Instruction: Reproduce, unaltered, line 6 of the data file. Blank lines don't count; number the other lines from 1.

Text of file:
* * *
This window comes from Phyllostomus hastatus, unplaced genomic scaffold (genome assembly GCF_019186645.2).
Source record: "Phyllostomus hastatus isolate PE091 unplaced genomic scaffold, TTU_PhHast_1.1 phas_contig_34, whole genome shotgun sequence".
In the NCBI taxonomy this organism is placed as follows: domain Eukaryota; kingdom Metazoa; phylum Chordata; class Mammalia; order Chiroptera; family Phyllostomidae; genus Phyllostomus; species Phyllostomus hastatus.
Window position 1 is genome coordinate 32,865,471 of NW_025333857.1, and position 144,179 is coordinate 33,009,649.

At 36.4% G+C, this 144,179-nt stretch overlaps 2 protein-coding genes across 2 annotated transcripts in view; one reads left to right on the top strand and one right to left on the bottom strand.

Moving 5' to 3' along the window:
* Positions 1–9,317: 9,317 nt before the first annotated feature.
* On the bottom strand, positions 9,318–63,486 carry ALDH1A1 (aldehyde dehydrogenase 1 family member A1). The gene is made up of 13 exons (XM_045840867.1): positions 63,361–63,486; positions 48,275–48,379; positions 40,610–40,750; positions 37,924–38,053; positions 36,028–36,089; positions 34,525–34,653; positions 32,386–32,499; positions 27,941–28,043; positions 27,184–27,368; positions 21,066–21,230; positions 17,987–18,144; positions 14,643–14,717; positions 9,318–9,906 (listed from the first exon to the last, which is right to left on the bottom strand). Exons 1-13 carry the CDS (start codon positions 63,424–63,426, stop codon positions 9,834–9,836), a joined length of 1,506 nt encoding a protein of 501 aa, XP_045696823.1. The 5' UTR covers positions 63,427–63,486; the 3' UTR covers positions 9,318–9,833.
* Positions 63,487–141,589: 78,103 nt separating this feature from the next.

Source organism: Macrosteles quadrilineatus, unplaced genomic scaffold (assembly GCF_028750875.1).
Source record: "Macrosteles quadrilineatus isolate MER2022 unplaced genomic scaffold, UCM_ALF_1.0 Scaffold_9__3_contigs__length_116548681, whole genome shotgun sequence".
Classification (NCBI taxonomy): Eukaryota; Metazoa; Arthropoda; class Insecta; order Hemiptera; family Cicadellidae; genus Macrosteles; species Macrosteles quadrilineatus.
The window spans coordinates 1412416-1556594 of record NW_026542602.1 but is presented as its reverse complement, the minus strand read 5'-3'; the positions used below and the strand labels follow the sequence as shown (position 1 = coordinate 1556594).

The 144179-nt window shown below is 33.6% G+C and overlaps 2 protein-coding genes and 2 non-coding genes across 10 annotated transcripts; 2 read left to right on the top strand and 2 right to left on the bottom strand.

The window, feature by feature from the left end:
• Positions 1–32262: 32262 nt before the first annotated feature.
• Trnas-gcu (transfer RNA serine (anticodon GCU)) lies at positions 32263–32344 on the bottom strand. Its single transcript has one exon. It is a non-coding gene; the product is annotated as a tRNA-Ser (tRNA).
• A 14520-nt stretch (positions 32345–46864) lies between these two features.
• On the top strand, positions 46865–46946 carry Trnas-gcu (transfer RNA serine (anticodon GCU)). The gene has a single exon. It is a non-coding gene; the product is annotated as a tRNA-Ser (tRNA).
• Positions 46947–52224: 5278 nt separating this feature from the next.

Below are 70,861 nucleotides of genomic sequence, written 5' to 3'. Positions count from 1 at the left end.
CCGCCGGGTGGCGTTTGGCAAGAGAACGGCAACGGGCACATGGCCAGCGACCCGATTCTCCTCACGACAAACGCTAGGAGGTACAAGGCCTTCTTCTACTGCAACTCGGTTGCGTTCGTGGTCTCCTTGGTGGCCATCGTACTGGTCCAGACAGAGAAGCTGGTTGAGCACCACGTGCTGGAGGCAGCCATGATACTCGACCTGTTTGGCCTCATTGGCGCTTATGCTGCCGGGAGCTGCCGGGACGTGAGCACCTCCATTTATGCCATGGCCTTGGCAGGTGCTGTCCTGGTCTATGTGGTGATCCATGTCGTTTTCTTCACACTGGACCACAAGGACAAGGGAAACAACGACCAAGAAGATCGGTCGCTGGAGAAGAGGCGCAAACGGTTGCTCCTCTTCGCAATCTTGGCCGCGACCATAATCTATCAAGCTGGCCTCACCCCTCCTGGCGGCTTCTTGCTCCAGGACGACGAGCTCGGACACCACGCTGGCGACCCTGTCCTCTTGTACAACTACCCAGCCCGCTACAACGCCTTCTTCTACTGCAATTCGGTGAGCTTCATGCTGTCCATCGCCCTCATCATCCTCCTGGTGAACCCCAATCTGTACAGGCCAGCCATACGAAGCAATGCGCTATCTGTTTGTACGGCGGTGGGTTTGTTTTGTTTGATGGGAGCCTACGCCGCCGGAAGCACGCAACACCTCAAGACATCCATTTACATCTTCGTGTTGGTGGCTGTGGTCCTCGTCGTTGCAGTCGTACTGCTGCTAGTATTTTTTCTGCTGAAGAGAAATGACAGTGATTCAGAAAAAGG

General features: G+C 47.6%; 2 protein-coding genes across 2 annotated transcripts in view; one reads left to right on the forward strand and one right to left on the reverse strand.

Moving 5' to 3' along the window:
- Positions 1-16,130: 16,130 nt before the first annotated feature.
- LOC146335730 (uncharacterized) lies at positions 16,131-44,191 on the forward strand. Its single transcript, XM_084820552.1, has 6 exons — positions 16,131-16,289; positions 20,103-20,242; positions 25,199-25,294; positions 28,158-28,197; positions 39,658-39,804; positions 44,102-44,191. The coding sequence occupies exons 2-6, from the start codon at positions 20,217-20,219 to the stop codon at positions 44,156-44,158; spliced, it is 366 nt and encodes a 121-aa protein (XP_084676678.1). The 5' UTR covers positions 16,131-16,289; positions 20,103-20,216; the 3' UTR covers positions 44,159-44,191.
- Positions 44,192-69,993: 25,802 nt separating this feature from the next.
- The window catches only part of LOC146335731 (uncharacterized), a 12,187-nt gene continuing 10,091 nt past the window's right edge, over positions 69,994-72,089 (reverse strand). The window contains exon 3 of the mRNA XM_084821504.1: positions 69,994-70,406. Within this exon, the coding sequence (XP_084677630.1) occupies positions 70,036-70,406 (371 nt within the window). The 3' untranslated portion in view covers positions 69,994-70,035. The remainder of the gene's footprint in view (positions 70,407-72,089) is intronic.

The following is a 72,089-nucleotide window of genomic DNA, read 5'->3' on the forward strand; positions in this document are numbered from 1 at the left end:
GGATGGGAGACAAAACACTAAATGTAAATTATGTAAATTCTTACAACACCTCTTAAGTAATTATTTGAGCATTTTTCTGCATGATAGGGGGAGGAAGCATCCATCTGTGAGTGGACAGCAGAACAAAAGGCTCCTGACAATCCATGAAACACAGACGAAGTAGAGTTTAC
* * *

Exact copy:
Moving 5' to 3' along the window: